Uses tech from the TubeMogul acquisition
Adobe is bringing all of its cloud services under one broader umbrella platform.
Adobe wants to compete more directly with major ad-tech companies, launching a cloud-based service that lets brands and agencies manage TV and digital buying across platforms to targeted audiences.
Today, at its annual Adobe Summit conference for customers, the company launched Adobe Advertising Cloud, which combines Adobe’s Media Optimizer tools with technology it gained from acquiring TubeMogul in December for $540 million.
“All of that data, if it can’t be seamlessly activated against media, isn’t that valuable,” said Keith Eadie, director of product marketing, Adobe Marketing Cloud. “So by adding a scaled media buying platform that’s fully integrated with those data solutions, you provide brand and agencies with both sides of the coin that makes them that much more efficient.”
Adobe is hoping to stand out from the rest by taking a more neutral stance in the world of walled gardens like Facebook and Google. Eadie, who previously served as chief marketing officer at TubeMogul, said he thinks brands and agencies will want to partner with a company that’s more independent when it comes to selling advertising and data.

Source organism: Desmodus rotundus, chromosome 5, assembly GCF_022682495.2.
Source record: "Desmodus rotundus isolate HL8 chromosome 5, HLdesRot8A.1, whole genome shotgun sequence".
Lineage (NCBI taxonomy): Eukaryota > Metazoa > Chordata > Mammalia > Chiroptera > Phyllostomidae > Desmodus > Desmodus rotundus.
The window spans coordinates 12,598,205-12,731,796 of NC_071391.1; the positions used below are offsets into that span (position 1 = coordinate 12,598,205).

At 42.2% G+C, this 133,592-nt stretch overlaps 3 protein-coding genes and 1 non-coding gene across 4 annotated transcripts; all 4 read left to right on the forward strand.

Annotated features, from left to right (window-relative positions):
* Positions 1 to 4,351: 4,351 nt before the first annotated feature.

The Advertising Cloud in a way seems like a followup to the “data co-op” Adobe introduced during last year’s summit. The idea was to offer marketers a chance to pool their data together for better metrics along with more personalized and accurate content and targeting.
“I think with some of the missteps these companies have made, brands and agency have become more embolden with what they are willing to demand,” Eadie said. “There are people who are taking steals that would have been unheard of a couple of years ago.”
The Advertising Cloud will be a part of a broader rollout by Adobe called the Experience Cloud that will bring all of the company’s cloud businesses—such as the marketing and analytics clouds—together under the same umbrella platform. The Experience Cloud will also help Adobe to expand Sensei, its machine learning framework that can help apply algorithms across across cloud services for users.
“With one click I want to turn one portion of my traffic to the machine that says ‘you decide,’” said Kevin Lindsay, director of product marketing for Adobe Target.